When does regression happen?

  • It happens when we feel we haven’t understood something, our eye tends to revisit the words/lines we have already read.
  • The moment we aren’t able to make sense of what we are reading, we tend to go a few lines or paragraphs backward to get a grasp of the context.
  • As a beginner, when we have the fear of having missed out on something that may have been important or something that will help us make sense of the forthcoming text.

Speed reading - how to read faster and understandHow to avoid regression?

  • If you feel you haven’t understood a certain word, stop right there. Look it up so that your comprehension improves.
  • If you find certain parts of the text to be more complex than the rest, you can go slow while reading the complex part, so that you don’t revisit it.
  • While reading a novel, If you feel that a certain portion of the text is the base on which the forthcoming story will be built, you can take your time understating the happenings, so that you feel comfortable skimming through other parts of the novel that may not be as important.

#5. Minimize Sub-vocalization

When we read the text, we tend to silently vocalize it in our mind, so that we have a better comprehension and retention of the text. This is called sub-vocalization.

Note: Sub-vocalization reduces the cognitive load. Therefore, an effort should be made to minimize it. Not eliminate it.

Why do we sub-vocalize?

  • While reading, some need a verbal reassurance. So that they know what they are reading is right.
  •  We are capable of reading as fast as we think. However, for some, reading speed is only as fast as their talking speed.
  • Our mind is programmed to correctly pronounce each word we read. Though it may not seem like you are wasting much time correctly pronouncing each word you have read, if you clock yourself, you will find a remarkable difference with and without the subvocalizing of the read text.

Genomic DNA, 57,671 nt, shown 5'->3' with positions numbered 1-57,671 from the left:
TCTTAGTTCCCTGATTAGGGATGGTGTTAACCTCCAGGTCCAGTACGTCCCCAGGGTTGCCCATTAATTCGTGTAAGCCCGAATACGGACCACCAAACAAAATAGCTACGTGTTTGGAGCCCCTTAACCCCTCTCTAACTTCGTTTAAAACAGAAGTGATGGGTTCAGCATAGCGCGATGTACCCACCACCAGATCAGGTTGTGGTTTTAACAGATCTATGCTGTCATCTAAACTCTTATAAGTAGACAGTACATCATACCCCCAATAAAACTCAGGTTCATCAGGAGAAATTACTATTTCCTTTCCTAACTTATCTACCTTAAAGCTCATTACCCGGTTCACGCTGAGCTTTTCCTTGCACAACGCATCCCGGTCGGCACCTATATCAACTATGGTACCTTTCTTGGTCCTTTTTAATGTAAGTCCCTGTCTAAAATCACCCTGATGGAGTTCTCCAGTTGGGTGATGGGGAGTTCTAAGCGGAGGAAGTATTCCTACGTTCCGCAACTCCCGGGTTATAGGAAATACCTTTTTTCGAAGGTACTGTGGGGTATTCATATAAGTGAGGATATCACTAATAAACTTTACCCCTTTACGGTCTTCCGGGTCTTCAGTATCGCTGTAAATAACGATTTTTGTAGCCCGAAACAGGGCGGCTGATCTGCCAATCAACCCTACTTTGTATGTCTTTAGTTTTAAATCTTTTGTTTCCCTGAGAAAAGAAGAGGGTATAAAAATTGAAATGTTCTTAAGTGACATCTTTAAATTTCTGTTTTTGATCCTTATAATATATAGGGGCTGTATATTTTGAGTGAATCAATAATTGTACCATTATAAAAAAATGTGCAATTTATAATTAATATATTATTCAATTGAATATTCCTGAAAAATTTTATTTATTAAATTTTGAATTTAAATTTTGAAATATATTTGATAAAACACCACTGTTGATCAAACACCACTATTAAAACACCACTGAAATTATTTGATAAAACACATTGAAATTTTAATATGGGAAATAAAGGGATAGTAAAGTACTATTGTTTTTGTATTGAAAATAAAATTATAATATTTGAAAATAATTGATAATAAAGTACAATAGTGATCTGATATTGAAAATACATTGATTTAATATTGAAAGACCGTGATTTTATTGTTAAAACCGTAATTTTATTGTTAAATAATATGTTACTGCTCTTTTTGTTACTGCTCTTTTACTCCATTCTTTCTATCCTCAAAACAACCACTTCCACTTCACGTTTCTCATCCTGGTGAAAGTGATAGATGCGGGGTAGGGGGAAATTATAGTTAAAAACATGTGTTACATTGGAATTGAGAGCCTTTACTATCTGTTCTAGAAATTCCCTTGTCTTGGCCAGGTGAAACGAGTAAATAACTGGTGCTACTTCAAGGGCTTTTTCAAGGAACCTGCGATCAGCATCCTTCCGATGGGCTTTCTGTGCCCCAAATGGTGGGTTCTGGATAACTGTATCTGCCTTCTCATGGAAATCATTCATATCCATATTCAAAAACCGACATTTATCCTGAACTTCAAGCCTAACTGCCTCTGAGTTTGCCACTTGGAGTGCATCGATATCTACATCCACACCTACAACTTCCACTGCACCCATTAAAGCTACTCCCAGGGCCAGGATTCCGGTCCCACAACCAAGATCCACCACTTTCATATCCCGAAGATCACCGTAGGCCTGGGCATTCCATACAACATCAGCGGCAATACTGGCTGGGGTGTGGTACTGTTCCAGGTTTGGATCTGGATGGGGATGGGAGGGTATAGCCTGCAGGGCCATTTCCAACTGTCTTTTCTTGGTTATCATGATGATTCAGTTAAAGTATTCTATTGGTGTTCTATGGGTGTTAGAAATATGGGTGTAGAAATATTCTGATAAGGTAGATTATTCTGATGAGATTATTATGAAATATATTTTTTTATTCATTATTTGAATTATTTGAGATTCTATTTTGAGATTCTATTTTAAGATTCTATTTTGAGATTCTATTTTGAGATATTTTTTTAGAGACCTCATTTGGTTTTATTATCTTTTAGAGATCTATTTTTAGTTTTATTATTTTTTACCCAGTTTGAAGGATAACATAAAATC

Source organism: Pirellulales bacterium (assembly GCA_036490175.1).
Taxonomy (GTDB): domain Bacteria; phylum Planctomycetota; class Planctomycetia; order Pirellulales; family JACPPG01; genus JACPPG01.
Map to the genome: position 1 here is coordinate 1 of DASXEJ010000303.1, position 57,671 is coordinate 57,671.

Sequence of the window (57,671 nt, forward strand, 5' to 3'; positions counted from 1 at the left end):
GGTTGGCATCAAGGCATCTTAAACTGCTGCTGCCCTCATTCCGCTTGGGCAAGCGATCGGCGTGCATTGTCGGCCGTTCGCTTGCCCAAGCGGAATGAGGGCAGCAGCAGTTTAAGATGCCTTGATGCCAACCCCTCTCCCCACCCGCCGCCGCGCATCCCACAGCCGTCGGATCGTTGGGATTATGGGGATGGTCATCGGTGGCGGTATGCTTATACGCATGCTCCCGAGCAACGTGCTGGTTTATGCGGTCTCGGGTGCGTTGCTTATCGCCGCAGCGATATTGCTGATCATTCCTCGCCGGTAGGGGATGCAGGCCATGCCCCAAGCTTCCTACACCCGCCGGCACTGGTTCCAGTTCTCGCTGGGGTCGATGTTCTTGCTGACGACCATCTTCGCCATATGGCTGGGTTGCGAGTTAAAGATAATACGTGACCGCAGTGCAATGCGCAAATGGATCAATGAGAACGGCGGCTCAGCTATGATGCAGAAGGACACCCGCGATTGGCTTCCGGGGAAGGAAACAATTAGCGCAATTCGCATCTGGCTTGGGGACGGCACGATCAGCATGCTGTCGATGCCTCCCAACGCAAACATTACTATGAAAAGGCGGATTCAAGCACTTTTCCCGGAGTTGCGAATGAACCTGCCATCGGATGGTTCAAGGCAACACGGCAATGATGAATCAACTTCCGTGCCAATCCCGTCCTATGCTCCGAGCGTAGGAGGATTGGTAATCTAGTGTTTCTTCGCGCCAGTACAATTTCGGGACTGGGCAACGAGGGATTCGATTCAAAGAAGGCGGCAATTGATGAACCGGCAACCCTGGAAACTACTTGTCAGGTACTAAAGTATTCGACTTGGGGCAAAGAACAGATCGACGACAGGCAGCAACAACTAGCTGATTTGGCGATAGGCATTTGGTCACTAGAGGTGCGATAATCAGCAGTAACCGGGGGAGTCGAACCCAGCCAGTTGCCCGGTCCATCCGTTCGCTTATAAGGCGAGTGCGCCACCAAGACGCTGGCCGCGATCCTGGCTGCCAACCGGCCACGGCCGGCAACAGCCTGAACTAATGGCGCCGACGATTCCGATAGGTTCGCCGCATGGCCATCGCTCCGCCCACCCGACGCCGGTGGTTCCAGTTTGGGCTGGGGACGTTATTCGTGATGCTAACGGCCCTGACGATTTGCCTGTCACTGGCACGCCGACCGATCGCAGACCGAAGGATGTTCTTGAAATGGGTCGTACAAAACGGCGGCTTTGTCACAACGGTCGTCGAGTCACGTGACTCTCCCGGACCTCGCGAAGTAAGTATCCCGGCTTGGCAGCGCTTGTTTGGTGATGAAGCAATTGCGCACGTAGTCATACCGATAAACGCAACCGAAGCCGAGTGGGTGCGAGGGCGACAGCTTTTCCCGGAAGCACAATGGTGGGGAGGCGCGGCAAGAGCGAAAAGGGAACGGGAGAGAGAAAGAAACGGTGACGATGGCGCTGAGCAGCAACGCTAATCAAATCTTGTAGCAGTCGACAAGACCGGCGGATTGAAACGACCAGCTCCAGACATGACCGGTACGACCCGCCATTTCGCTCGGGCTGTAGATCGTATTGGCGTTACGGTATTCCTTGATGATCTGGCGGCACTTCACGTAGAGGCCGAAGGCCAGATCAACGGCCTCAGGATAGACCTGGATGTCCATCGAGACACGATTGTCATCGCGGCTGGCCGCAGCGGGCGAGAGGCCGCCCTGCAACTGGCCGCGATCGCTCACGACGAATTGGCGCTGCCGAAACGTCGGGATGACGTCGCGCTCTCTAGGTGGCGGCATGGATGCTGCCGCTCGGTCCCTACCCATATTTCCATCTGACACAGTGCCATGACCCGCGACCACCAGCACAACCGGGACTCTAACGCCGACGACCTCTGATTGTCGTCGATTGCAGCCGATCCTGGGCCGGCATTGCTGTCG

How to minimize sub-vocalization

  • Many words that we see in the text are only present so that the structure of the sentence can be grammatically correct. Most of the times, they serve no purpose in conveying the key content of the text. Your eyes will still read the text, but your reading speed will increase if you say fewer words while sub-vocalizing. For example, ‘the man drank a glass of water’ can be read as ‘man drank water’ so that sub-vocalization can be minimized.
  • Another effective way to minimize sub-vocalization is to distract yourself. You can try chewing on gum when you are reading. This will distract you from saying words in your head.
  • Listening to music can help with minimizing subvocalization. However, not all genres of music help in achieving this purpose. You will want to avoid lyrical music or music that has a peppy tempo or anything that bring back memories as these will only take your concentration off reading. Try listening to instrumental music that helps you concentrate better and minimizes sub-vocalization.

 About the Author: 

Jimmy is an avid reader and is passionate about the skill of speed reading. Jimmy is the founder of My Speed Reading, a blog which is all about tips and strategies to improve your reading speed. You can visit Jimmy at his website https://myspeedreading.com.